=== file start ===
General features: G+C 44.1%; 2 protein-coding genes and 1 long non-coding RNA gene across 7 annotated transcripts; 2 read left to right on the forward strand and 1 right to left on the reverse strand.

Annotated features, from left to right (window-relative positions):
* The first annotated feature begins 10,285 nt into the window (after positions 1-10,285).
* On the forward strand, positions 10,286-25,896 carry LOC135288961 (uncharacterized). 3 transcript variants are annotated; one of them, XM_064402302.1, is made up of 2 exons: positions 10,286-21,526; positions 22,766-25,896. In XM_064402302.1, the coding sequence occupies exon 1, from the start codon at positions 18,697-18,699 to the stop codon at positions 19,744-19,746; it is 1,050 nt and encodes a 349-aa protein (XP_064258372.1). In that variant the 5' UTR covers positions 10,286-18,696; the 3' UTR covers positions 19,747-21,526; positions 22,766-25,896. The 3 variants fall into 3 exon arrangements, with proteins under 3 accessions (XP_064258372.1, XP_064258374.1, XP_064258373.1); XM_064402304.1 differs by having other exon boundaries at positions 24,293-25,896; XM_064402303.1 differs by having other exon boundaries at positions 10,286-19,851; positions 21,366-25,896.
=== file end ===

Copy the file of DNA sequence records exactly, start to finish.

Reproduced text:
General features: G+C 44.1%; 2 protein-coding genes and 1 long non-coding RNA gene across 7 annotated transcripts; 2 read left to right on the forward strand and 1 right to left on the reverse strand.

Annotated features, from left to right (window-relative positions):
* The first annotated feature begins 10,285 nt into the window (after positions 1-10,285).
* On the forward strand, positions 10,286-25,896 carry LOC135288961 (uncharacterized). 3 transcript variants are annotated; one of them, XM_064402302.1, is made up of 2 exons: positions 10,286-21,526; positions 22,766-25,896. In XM_064402302.1, the coding sequence occupies exon 1, from the start codon at positions 18,697-18,699 to the stop codon at positions 19,744-19,746; it is 1,050 nt and encodes a 349-aa protein (XP_064258372.1). In that variant the 5' UTR covers positions 10,286-18,696; the 3' UTR covers positions 19,747-21,526; positions 22,766-25,896. The 3 variants fall into 3 exon arrangements, with proteins under 3 accessions (XP_064258372.1, XP_064258374.1, XP_064258373.1); XM_064402304.1 differs by having other exon boundaries at positions 24,293-25,896; XM_064402303.1 differs by having other exon boundaries at positions 10,286-19,851; positions 21,366-25,896.